It is obvious that athletes who train in a colder environment and race in heat will suffer negative side effects if precautions such as heat training, proper clothing, correct nutrition, and proper pacing are not taken. The fact that many athletes do their training in the mornings/evenings rather than in the middle of the day with the sun high above also makes heat issues more likely to occur on race day.
Heat acclimatization fully develops after 7 to 14 days after training in heat. Any method to induce an excessive rise in body temperature during exercise will suffice, either by training in the highest heat of the day and/or wearing layers of clothing.
Heat acclimatization can be fully retained for about a week after the training ends and can last in some degree for up to a month.
The changes that occur during acclimatization are heart rate, body temperature, metabolic rate, rate of muscle and blood lactate accumulation, and sweat salt all decrease during exercise. The sweating rate increases due to the increased secretory capacity the sweat glands develop during training.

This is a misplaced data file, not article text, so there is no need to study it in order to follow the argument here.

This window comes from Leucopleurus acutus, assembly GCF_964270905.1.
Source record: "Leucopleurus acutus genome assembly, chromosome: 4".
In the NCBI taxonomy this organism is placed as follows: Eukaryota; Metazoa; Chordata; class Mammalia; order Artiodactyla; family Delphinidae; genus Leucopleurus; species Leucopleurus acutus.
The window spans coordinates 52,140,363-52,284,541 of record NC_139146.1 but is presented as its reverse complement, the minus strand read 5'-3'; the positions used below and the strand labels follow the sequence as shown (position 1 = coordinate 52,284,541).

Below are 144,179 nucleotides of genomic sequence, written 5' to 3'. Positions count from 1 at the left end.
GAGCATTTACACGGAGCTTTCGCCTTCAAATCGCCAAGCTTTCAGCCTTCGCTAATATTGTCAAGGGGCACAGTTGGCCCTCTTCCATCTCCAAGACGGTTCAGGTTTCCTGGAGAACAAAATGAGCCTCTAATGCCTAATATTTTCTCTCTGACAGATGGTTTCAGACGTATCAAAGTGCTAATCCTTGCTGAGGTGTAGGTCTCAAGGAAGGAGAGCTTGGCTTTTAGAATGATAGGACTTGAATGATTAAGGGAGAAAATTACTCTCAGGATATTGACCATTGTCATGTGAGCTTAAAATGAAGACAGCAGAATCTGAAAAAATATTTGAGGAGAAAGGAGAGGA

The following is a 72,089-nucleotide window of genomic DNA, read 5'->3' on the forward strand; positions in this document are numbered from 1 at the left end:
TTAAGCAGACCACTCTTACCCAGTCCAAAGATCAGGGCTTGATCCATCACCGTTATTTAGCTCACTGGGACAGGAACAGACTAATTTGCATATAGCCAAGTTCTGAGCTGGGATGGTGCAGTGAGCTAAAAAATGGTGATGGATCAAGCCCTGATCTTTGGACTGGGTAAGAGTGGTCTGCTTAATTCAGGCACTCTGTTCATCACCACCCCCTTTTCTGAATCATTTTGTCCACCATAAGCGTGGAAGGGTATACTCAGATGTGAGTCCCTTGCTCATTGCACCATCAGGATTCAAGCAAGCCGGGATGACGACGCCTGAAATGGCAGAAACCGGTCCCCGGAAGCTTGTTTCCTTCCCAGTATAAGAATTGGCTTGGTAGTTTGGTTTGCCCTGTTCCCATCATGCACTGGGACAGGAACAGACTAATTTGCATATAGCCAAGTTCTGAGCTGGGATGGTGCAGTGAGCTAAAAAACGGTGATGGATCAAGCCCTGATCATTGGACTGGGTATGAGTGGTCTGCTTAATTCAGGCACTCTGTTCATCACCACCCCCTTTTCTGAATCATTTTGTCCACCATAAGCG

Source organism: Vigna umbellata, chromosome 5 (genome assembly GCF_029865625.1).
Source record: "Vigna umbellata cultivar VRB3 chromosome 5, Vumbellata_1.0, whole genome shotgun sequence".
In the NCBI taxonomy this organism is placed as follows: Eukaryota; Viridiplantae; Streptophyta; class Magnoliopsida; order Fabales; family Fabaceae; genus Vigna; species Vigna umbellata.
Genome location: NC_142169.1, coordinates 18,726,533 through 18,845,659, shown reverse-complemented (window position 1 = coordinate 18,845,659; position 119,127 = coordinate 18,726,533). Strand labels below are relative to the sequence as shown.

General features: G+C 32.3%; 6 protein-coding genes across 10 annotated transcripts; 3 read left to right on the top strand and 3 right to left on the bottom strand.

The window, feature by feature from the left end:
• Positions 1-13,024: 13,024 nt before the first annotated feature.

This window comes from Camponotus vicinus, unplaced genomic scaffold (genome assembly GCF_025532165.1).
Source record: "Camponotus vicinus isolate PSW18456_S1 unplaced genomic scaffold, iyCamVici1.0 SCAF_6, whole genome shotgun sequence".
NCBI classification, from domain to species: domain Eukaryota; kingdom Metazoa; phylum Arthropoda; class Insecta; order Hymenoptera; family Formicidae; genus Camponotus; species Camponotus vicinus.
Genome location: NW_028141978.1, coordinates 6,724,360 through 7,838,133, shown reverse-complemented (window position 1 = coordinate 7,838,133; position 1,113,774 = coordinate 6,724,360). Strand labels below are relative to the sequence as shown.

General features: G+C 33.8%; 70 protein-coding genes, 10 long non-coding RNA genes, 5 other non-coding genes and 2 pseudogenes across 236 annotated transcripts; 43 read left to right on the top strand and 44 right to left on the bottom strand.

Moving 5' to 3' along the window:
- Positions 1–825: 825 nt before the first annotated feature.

My 50 mile race on October 29th of 2011 will likely not be a terribly hot race. Being during the fall and at a very northern area of the United States. However, there is no doubt that the physiological changes I mentioned in the previous paragraph are a huge advantage whether the race be in a warm or mild environment. Unfortunately it will be rather impossible for me to tell if the heat training I will be participating in during the next couple weeks actually make a difference, but I suppose it can't hurt.
Labels: training advice